It’s not often that the weather brings Wall Street to its knees. But Hurricane Sandy is already packing a wallop along the East Coast, and it has prompted the shutdown of U.S. financial markets – which were closed Monday and will remain closed Tuesday.
The last time the weather caused a two-day closure of the markets was back in 1888. That was the year Democrat Grover Cleveland lost his bid for a second term as U.S. president to Republican Benjamin Harrison. It was also the year that the first waxed drinking straw was patented by Marvin C. Stone in Washington, D.C. Go figure.
And ironically, it was the year of the second largest snowfall in New York City history – 21 inches. Extreme weather then, extreme weather now … it seems that some things never change.
Getting over the bridge and onto the Quebec City side of the St. Lawrence River was paramount to finishing the race. A local runner whom was on the bus to the starting line told me it was 13 kilometers to the finish once I got over the bridge. So I knew after that it would be about nine miles.
Helping break that up was knowing my support group would be at mile 22 to cheer me on. I figured once I got over the bridge, I had five miles before seeing them, and then just four to the finish line.
The Quebec City marathon was more than I expected, on many levels, but I am so proud to have finished it.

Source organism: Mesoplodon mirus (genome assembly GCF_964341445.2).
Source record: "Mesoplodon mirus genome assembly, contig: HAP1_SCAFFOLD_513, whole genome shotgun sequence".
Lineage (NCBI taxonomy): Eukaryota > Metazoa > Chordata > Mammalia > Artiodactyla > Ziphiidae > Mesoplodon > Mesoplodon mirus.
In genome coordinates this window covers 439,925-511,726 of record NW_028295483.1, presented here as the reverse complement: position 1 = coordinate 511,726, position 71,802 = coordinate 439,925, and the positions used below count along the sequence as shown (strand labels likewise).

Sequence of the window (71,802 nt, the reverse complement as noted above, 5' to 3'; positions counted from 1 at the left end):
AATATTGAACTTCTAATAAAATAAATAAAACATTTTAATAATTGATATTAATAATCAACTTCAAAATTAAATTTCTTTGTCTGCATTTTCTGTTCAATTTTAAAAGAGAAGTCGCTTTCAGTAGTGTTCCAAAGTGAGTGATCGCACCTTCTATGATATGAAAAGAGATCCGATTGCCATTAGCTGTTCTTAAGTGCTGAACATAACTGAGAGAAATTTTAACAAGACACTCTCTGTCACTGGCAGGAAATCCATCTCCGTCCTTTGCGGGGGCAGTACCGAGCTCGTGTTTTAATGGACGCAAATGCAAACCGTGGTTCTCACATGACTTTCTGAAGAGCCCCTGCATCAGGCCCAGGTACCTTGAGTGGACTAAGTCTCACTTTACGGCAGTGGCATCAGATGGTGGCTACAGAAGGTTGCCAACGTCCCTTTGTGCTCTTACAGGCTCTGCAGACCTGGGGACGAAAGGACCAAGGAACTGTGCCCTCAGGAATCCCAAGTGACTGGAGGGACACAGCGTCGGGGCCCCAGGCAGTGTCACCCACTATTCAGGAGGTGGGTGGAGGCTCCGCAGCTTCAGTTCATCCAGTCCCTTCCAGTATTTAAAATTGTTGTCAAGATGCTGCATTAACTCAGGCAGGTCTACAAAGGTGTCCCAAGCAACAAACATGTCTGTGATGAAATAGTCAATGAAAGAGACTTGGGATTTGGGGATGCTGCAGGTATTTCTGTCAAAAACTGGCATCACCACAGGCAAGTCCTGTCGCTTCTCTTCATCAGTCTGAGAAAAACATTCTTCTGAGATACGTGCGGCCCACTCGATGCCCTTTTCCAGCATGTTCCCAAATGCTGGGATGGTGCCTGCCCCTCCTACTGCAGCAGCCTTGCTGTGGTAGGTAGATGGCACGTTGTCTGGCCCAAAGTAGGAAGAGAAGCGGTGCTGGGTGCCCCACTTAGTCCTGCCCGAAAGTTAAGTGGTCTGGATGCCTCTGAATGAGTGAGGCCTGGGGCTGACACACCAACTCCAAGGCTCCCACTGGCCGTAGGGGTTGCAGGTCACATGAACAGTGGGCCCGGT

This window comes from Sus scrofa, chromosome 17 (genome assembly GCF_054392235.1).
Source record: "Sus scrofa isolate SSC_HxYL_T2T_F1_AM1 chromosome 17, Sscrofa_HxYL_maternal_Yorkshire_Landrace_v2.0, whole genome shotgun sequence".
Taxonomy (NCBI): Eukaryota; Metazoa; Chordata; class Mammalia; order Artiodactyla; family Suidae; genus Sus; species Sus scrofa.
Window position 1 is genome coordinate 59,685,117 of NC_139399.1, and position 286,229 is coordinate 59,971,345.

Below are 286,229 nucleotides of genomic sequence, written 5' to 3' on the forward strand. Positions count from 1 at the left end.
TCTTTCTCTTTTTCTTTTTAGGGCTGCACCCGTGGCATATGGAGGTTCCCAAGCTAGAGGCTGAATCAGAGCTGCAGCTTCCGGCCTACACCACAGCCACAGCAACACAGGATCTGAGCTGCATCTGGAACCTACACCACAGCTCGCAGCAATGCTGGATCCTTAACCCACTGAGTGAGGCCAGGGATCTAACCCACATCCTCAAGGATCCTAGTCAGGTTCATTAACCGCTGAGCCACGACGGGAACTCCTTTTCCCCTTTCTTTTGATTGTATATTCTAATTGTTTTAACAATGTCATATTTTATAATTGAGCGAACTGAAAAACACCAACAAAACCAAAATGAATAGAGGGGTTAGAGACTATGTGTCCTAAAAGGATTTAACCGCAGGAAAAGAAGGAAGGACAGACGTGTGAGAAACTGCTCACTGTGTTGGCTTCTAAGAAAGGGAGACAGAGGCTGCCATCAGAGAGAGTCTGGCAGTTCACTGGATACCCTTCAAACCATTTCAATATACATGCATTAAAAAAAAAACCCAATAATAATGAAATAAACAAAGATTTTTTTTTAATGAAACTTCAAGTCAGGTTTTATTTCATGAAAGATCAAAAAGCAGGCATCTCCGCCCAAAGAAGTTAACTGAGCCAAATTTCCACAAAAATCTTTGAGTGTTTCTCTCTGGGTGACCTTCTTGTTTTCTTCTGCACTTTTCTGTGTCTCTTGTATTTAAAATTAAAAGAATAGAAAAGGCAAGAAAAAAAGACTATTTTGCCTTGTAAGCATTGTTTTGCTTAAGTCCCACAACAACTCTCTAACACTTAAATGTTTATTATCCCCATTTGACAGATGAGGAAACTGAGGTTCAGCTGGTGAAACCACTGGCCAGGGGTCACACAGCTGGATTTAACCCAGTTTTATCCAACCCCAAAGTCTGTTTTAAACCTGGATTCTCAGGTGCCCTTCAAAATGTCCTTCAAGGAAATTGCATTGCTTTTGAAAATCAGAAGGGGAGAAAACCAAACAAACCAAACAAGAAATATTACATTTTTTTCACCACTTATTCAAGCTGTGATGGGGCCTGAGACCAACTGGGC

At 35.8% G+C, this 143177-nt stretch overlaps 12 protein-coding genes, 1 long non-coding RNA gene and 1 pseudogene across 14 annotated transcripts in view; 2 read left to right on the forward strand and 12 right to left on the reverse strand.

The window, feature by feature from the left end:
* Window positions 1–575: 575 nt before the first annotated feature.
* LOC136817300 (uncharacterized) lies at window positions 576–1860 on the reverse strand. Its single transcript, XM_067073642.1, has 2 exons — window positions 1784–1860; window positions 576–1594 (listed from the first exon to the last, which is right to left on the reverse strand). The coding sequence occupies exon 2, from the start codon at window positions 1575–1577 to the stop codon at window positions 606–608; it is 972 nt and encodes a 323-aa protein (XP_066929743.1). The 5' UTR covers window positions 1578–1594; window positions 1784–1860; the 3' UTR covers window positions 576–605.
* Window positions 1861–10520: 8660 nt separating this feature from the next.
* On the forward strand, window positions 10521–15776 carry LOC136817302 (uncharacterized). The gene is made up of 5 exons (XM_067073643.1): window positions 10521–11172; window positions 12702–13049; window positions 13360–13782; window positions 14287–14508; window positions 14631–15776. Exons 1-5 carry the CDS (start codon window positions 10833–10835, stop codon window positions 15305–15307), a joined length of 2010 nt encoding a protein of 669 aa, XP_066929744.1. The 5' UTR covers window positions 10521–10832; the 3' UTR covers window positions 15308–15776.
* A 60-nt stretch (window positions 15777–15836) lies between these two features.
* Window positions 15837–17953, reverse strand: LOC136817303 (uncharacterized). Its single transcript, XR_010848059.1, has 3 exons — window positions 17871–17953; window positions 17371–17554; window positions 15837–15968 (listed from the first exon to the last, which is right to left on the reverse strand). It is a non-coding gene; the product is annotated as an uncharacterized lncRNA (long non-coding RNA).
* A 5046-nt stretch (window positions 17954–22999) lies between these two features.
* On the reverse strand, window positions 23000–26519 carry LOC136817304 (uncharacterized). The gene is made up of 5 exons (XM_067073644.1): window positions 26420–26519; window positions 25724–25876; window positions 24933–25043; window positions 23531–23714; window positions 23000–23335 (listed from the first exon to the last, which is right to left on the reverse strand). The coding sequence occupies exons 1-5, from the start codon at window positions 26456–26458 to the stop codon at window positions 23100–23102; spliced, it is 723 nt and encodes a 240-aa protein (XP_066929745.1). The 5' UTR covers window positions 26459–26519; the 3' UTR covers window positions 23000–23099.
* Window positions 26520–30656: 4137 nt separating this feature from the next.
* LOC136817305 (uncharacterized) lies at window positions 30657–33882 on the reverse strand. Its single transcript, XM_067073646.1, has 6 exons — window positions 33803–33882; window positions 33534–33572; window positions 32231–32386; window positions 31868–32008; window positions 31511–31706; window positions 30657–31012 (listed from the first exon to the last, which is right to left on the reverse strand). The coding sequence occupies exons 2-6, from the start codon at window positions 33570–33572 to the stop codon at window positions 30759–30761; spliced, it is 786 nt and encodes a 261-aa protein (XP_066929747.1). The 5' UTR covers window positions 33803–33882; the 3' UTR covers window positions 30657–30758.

From having to go to the ER 13 months ago, to losing 20 pounds while I wondered what was wrong, to Rebecca and I having our first child, it has been a long 15 months. I proved to myself that I could recover from last summer and do another marathon, which is what this whole experience was about.
Just a quick note. I finished in about 4 hours, 50 minutes. It was a grueling marathon because of hills, but I did it, and am very proud. I’m tired and getting read to leave, so check back Wednesday for last blog entry.
It is just about 12 hours to race time, and the butterflies have started. Ive chowed down on my pasta dinner, after having pasta for lunch the last two days, and feel ready. In fact, I havent felt this ready to run this marathon than I do right now.
But let me say, this isnt just a race trip. Its a trip to take in Quebec City, and it is gorgeous. Someone compared Quebec City to Paris, which is my favorite city.
One of the best parts of a marathon, other than finishing and having that medal draped around my neck, is bib pick up. Whether the event is big or small, there’s always excitement in the room when all the other runners are picking up their bibs.
This was the case again Friday. Although I was tired from the drive from Boston (it took a little bit longer than I hoped), the nice thing was the hotel for the bib pick up was right across the street.
Therefore, we made the quick jaunt over, and picked up my packet, which includes a champion-chip. That’s what you wear on your shoe so your time can be registered. Also in the packet are some runner’s goodies, some advertisements and a marathon t-shirt. And don’t forget the bib. I am bib No. 93.